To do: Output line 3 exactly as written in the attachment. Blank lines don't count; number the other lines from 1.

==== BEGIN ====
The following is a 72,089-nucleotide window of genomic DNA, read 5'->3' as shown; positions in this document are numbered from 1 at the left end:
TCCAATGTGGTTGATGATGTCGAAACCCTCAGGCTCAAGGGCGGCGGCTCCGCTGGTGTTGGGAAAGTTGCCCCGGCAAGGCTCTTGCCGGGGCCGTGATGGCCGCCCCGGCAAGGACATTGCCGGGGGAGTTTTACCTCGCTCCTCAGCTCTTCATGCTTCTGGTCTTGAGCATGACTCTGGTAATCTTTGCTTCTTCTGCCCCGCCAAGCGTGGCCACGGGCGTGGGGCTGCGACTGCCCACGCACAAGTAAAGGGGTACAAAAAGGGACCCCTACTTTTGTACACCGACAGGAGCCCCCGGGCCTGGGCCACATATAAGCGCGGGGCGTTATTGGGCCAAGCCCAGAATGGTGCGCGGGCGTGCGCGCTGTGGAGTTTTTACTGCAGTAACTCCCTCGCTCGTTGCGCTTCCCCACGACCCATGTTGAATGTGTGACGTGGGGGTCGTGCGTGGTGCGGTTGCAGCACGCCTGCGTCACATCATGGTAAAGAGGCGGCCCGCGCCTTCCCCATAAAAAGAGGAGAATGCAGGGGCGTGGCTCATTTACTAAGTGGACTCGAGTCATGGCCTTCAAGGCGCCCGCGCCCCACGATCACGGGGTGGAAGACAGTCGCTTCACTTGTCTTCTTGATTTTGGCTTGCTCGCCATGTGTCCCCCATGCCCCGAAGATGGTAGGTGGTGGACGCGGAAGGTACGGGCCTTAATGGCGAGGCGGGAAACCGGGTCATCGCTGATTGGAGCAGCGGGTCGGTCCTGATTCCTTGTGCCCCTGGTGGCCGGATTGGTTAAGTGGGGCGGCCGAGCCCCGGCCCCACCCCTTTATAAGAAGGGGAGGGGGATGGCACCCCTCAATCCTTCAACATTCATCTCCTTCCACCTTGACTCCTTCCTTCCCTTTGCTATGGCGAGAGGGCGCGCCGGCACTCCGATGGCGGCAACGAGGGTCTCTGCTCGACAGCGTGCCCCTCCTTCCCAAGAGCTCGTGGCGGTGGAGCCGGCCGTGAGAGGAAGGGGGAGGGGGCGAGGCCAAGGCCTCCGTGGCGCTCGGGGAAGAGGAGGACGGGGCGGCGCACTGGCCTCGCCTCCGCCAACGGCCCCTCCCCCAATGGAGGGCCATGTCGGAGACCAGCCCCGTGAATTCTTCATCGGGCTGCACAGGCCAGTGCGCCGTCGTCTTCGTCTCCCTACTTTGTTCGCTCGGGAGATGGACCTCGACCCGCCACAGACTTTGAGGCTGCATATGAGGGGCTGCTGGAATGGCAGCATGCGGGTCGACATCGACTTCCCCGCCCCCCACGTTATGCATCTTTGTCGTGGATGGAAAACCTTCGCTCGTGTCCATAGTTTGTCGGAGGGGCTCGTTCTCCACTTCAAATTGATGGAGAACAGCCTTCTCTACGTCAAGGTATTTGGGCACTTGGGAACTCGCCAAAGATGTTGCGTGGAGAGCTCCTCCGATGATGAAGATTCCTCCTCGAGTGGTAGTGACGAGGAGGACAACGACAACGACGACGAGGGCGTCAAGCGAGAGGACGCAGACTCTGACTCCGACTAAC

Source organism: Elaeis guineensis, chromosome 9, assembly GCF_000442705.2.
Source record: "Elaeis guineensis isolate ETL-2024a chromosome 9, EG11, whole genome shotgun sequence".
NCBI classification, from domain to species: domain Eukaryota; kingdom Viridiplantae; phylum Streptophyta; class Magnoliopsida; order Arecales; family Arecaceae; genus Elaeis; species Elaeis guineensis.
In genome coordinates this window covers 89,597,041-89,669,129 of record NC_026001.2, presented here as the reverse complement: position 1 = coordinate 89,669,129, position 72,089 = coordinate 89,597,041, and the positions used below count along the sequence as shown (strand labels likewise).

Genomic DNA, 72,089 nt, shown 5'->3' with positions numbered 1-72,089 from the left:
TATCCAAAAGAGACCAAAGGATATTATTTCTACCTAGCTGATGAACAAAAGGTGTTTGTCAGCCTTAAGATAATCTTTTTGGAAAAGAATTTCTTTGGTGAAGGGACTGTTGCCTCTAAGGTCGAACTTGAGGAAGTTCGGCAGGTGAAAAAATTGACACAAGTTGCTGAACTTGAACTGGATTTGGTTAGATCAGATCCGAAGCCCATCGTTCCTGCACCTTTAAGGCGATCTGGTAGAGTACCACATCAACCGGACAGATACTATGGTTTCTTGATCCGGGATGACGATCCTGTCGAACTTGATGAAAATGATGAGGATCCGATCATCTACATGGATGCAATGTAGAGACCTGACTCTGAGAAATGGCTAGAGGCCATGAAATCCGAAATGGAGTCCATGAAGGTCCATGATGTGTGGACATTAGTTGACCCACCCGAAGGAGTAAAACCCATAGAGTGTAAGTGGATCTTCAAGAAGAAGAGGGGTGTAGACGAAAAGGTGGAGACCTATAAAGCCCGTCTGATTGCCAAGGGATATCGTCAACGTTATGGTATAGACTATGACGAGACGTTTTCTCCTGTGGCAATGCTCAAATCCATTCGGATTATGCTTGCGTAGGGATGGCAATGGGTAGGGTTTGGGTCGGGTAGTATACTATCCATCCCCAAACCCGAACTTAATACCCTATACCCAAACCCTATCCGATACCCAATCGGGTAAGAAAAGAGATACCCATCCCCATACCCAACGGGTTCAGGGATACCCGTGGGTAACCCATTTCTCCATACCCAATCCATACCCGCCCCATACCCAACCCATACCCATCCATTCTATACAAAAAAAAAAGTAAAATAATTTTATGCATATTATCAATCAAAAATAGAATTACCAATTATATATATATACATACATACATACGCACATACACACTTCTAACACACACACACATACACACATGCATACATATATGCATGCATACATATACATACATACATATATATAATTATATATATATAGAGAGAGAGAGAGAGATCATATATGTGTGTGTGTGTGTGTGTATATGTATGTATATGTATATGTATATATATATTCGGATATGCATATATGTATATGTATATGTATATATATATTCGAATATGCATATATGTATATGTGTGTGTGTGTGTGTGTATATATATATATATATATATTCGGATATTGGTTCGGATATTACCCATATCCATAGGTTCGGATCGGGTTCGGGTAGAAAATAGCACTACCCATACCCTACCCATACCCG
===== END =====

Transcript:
Source organism: Elaeis guineensis, chromosome 9, assembly GCF_000442705.2.